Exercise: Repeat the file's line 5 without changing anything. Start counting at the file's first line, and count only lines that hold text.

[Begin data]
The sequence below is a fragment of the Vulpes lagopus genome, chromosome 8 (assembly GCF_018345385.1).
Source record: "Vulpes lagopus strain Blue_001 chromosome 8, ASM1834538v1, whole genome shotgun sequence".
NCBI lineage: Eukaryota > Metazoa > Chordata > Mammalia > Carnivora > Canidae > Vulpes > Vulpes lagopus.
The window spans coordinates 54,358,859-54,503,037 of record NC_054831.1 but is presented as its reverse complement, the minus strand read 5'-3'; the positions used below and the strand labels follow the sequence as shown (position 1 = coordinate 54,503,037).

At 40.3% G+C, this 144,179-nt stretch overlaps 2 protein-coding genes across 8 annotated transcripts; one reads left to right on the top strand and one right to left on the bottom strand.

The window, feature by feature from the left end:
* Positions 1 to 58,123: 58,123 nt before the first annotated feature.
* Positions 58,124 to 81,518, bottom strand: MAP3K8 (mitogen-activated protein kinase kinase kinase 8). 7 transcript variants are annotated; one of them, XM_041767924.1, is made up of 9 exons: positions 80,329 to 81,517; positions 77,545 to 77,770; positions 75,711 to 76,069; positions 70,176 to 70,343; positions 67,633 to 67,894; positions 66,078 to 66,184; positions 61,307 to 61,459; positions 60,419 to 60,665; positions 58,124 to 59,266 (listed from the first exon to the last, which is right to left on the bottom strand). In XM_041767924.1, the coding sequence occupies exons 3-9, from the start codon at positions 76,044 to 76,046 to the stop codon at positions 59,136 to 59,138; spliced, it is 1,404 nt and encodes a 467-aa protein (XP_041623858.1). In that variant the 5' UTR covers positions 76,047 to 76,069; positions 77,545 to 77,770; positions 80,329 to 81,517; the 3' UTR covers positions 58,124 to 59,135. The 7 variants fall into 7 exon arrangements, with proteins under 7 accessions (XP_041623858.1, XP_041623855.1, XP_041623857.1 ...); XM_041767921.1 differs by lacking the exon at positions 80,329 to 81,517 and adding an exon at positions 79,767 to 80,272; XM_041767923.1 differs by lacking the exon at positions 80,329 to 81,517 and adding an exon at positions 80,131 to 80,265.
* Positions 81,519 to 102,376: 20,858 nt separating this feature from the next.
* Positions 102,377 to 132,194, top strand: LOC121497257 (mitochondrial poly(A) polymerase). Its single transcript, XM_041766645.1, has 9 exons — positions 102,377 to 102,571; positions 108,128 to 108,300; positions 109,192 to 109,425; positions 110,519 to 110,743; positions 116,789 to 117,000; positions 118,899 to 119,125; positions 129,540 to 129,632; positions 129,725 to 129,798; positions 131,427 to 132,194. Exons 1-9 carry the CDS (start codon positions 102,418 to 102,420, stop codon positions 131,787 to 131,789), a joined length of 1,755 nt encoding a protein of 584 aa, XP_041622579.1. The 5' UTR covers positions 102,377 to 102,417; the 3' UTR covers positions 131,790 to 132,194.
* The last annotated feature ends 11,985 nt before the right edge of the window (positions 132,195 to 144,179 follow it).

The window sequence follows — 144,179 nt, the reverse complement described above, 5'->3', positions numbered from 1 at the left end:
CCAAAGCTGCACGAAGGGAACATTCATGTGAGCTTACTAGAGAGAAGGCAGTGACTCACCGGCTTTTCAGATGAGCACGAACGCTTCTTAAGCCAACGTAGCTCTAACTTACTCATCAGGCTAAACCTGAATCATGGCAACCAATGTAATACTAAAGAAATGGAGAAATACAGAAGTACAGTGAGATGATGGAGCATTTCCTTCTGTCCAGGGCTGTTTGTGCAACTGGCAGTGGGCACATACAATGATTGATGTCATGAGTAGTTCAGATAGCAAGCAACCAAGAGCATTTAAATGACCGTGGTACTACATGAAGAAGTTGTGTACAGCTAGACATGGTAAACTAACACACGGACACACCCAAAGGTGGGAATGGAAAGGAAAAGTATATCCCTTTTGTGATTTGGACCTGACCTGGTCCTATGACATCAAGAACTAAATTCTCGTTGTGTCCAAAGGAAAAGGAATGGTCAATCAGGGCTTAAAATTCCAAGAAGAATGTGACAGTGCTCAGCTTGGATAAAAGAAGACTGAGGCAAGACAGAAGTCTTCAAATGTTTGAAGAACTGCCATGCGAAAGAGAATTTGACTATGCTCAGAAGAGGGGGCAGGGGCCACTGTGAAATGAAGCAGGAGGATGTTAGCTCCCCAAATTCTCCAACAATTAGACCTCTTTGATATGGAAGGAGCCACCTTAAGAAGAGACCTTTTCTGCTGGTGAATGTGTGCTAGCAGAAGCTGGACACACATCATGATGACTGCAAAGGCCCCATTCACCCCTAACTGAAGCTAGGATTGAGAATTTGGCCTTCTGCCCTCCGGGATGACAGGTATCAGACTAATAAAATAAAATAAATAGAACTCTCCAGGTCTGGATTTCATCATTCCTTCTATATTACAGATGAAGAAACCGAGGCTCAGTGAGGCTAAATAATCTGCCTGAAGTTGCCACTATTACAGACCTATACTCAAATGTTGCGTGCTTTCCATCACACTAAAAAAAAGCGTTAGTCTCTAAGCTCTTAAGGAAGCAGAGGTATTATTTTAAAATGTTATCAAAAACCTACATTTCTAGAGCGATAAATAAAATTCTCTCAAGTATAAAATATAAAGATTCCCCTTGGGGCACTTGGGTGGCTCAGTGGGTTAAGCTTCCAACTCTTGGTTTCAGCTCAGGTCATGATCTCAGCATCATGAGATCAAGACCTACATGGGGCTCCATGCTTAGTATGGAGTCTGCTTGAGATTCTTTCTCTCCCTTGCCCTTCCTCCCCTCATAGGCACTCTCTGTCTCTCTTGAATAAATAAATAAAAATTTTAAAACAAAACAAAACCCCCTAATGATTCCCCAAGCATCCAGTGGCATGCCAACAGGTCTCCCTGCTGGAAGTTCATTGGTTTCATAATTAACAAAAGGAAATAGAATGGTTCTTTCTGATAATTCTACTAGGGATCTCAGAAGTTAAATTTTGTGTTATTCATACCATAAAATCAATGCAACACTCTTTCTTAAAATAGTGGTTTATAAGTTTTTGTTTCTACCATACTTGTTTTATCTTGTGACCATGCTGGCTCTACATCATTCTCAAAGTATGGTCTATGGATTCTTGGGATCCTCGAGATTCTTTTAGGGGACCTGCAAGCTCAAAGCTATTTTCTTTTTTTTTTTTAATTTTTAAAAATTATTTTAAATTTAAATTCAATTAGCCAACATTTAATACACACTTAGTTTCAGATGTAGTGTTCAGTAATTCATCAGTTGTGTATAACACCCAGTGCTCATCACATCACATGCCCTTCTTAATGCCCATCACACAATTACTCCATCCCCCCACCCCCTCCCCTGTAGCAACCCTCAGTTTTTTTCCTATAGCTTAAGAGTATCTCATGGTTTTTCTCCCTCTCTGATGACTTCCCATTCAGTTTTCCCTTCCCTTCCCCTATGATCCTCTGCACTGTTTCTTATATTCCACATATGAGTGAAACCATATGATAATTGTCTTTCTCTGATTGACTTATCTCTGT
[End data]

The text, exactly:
At 40.3% G+C, this 144,179-nt stretch overlaps 2 protein-coding genes across 8 annotated transcripts; one reads left to right on the top strand and one right to left on the bottom strand.